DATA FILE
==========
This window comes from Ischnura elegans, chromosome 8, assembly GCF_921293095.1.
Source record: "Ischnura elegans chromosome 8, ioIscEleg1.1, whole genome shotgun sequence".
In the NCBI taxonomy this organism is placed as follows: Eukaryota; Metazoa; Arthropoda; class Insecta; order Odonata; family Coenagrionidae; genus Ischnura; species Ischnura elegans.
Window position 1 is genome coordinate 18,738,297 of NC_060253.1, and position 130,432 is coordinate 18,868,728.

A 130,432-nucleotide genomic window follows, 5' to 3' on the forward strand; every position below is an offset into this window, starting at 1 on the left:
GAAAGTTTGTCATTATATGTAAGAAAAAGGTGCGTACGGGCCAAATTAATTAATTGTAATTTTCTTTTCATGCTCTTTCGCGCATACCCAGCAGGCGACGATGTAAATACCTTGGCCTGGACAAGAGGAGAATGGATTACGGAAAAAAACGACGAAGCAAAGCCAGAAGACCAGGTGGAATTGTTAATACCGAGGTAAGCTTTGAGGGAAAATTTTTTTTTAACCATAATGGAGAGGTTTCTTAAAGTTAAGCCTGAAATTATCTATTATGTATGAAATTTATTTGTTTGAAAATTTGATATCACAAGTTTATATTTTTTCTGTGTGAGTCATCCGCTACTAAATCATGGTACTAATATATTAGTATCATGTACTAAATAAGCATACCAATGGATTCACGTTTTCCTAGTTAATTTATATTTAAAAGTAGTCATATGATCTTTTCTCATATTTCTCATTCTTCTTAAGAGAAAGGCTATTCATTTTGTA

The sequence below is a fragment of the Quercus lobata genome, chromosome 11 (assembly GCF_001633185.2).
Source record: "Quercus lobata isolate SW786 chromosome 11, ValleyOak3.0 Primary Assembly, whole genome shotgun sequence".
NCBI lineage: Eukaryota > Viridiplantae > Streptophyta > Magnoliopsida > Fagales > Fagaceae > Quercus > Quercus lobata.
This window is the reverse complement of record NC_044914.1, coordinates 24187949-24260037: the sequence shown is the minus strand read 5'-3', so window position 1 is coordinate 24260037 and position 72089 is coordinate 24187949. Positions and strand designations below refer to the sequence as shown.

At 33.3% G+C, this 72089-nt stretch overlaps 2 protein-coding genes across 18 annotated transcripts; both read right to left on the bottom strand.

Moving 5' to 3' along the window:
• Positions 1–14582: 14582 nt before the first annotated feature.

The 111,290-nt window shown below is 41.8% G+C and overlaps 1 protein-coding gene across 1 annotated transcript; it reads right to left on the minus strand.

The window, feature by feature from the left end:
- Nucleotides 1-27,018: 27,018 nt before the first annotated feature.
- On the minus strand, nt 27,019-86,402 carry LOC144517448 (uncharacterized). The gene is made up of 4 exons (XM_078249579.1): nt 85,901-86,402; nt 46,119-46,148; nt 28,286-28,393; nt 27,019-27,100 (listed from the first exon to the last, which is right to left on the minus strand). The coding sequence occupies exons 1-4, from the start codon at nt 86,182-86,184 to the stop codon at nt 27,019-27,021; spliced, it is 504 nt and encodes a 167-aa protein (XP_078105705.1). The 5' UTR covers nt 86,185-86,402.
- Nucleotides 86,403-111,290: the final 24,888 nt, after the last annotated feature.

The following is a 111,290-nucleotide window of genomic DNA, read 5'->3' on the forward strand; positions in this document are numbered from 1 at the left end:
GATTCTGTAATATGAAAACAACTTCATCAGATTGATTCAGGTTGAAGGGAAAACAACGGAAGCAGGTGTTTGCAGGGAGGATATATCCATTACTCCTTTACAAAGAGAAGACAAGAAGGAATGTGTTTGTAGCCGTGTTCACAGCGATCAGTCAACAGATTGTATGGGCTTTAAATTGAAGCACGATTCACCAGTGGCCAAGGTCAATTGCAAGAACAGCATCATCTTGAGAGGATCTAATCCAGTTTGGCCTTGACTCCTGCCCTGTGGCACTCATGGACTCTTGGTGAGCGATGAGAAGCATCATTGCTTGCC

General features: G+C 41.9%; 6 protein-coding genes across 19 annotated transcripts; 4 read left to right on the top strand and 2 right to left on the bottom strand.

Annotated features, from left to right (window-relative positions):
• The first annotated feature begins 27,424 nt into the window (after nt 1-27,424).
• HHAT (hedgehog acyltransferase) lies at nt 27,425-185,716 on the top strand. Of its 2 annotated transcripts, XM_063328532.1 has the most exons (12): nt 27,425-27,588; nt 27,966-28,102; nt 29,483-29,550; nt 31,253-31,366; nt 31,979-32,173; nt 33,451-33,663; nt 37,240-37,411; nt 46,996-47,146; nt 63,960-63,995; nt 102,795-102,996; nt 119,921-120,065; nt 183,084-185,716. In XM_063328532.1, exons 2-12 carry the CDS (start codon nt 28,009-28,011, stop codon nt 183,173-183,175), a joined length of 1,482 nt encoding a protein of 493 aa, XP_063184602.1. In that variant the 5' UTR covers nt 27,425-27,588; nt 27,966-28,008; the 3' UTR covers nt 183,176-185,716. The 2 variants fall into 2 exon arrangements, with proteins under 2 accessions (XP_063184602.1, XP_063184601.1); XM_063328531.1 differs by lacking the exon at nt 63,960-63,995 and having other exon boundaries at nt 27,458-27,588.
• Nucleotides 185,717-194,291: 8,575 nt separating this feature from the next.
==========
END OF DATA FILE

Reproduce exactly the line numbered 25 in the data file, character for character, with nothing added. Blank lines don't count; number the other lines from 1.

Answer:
• Nucleotides 185,717-194,291: 8,575 nt separating this feature from the next.